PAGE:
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Gulf, Mobile & Northern

"The Road of Service" ~ "Keep Your Freight Moving"

In 1930, Tom Martin, then editor of the Gulf, Mobile and Northern News, described the growth of the line he worked for in these words: "The story of the Gulf, Mobile and Northern Railroad is the story of the post-war South -- of small and difficult beginnings undertaken by men of courage and of vision, of many vicissitudes; but of progress in the face of apparently insuperable difficulties." In 1930 it could be said that the GM&N truly had made progress. In 1920 such a statement might have been open to question. No one, however, could ever question that part of Martin's statement about small and difficult beginnings, for no railroad could have had a much more difficult start than the pieces of lines which by 1920 had been merged into the GM&N.

James H. Lemly

The Gulf, Mobile & Northern Railroad was a predecessor line to the Gulf Mobile & Ohio system, comprising the New Orleans, Mobile & Chicago and the New Orleans Great Northern. Formed in 1917, the backbone of the GM&N was a north-south mainline from Jackson, Tennessee to Mobile, Alabama. A branching main line extended west and south from Union, Mississippi to New Orleans, Louisiana -- reached by trackage rights over the Southern Railway. The GM&N also connected the junction at Union to Meridian, Mississippi by a short eastward extension. The GM&N ran an unusual streamlined trainset known The Rebel from Jackson to Mobile, with a section that extended to New Orleans. In 1940 the GM&N merged with the Mobile & Ohio to become the Gulf Mobile & Ohio Railroad.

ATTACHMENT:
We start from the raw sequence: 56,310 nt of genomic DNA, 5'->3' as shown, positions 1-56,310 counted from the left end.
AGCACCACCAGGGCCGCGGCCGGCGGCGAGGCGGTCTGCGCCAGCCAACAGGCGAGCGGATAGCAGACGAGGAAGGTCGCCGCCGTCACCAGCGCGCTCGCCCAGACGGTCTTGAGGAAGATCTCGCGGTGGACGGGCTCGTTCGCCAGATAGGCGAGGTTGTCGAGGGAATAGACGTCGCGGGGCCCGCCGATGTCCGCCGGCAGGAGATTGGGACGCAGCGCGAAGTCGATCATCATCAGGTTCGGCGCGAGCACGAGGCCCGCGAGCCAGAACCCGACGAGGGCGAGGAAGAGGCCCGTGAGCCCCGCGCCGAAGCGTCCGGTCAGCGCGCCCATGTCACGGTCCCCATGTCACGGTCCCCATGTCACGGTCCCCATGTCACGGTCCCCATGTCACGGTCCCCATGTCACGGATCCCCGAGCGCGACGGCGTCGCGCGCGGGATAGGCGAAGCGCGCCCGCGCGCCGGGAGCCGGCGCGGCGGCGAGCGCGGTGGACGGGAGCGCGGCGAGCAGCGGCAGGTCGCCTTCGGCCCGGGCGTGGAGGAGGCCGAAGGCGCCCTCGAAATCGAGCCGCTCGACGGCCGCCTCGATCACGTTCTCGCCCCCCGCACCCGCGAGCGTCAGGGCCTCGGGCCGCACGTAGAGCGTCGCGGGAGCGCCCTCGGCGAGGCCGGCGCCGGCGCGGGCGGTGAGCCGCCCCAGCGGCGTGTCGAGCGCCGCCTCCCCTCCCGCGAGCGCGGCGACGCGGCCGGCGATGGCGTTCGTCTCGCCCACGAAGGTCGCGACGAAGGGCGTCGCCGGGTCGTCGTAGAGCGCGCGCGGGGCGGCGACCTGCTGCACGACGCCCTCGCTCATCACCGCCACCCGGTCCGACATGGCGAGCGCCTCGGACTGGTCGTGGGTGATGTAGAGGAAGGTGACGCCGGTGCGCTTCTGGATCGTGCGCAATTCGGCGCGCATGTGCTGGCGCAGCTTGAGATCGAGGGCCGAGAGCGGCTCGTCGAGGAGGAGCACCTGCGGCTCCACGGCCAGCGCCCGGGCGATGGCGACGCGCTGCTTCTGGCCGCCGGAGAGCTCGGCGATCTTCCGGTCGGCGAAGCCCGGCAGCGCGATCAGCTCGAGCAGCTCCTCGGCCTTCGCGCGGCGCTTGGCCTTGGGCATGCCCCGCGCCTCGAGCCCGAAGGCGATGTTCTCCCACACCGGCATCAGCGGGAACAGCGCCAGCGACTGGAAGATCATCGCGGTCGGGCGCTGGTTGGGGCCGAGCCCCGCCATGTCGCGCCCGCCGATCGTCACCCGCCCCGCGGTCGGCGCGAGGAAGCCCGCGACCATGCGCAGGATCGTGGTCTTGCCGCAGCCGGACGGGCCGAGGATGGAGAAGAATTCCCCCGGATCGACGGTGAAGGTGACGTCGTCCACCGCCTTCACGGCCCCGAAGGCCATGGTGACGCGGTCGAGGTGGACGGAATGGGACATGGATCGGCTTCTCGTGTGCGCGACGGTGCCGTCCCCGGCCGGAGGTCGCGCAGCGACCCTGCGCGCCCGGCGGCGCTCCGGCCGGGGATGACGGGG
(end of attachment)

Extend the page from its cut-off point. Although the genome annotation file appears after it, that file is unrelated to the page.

1938 system map

See also our predecessor New Orleans Great Northern mainline collection

Motive Power

HawkinsRails thanks railfan friend David Price for sharing his GM&N roster collection

"The Rebel"

"Rebel" promotional ticket envelope / collection

Gulf, Mobile & Northern #

New Orleans Times-Picayune / Oct 1990 / collection

Lagniappe

What I would give to have lived in my home town of Covington, La, during the era of the handsome "St. Tammany Special." No doubt the train's arrival from New Orleans was met with great enthusiasm by the locals. The drumhead on the observation car is hard to beat. One can only hope that it survives somewhere, in a collector's basement.

Exterior, head-on photo of the open-platform observation car on the St. Tammany Special, a passenger train on the Gulf, Mobile & Northern Railroad, in 1930. The train ran between New Orleans and St. Tammany, Louisiana along Lake Ponchartrain. In the year of the photo, the railroad replaced traditional steam-hauled equipment with a gas-electric motor train built by the J. G. Brill Company in Philadelphia. The four-car train included this observation car with open platform, parlor, and individual bucket seats. An early passenger innovator in the South, the GM&N replaced all steam-powered passenger service with motor trains between 1930 and 1935. This photo appears on p. 202 of More Classic Trains by Arthur Dubin (Kalmbach, 1974).

Tom Davidson of Hammond, La

company letterhead / collection

ticket stub / collection

Links / Sources